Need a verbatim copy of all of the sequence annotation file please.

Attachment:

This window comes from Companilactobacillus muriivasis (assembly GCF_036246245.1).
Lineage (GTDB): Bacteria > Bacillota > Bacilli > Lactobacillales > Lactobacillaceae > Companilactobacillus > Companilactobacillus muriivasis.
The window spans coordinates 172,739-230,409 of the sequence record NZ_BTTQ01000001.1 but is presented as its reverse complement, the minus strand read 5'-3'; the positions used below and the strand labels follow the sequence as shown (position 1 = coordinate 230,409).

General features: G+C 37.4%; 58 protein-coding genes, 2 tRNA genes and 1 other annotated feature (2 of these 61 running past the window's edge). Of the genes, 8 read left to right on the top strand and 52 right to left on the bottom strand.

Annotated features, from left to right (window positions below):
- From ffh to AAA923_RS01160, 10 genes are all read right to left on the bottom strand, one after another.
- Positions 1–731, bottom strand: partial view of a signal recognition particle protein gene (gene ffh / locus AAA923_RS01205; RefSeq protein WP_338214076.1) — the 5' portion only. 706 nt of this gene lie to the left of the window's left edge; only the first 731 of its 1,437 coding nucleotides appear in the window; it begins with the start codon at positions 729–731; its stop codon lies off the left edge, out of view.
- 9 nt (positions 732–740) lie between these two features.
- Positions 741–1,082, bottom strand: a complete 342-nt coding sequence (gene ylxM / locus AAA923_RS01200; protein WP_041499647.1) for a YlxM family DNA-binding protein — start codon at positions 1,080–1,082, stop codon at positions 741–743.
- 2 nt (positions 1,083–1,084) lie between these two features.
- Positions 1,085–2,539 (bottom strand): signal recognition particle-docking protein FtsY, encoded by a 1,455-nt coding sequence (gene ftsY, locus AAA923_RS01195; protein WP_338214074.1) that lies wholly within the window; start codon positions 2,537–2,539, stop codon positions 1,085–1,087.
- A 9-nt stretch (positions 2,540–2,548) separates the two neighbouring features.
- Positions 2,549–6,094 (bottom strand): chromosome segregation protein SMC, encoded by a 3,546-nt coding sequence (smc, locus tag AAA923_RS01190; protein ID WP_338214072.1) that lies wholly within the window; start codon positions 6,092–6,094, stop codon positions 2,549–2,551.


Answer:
This window comes from Companilactobacillus muriivasis (assembly GCF_036246245.1).
Lineage (GTDB): Bacteria > Bacillota > Bacilli > Lactobacillales > Lactobacillaceae > Companilactobacillus > Companilactobacillus muriivasis.
The window spans coordinates 172,739-230,409 of the sequence record NZ_BTTQ01000001.1 but is presented as its reverse complement, the minus strand read 5'-3'; the positions used below and the strand labels follow the sequence as shown (position 1 = coordinate 230,409).

General features: G+C 37.4%; 58 protein-coding genes, 2 tRNA genes and 1 other annotated feature (2 of these 61 running past the window's edge). Of the genes, 8 read left to right on the top strand and 52 right to left on the bottom strand.

Annotated features, from left to right (window positions below):
- From ffh to AAA923_RS01160, 10 genes are all read right to left on the bottom strand, one after another.
- Positions 1–731, bottom strand: partial view of a signal recognition particle protein gene (gene ffh / locus AAA923_RS01205; RefSeq protein WP_338214076.1) — the 5' portion only. 706 nt of this gene lie to the left of the window's left edge; only the first 731 of its 1,437 coding nucleotides appear in the window; it begins with the start codon at positions 729–731; its stop codon lies off the left edge, out of view.
- 9 nt (positions 732–740) lie between these two features.
- Positions 741–1,082, bottom strand: a complete 342-nt coding sequence (gene ylxM / locus AAA923_RS01200; protein WP_041499647.1) for a YlxM family DNA-binding protein — start codon at positions 1,080–1,082, stop codon at positions 741–743.
- 2 nt (positions 1,083–1,084) lie between these two features.
- Positions 1,085–2,539 (bottom strand): signal recognition particle-docking protein FtsY, encoded by a 1,455-nt coding sequence (gene ftsY, locus AAA923_RS01195; protein WP_338214074.1) that lies wholly within the window; start codon positions 2,537–2,539, stop codon positions 1,085–1,087.
- A 9-nt stretch (positions 2,540–2,548) separates the two neighbouring features.
- Positions 2,549–6,094 (bottom strand): chromosome segregation protein SMC, encoded by a 3,546-nt coding sequence (smc, locus tag AAA923_RS01190; protein ID WP_338214072.1) that lies wholly within the window; start codon positions 6,092–6,094, stop codon positions 2,549–2,551.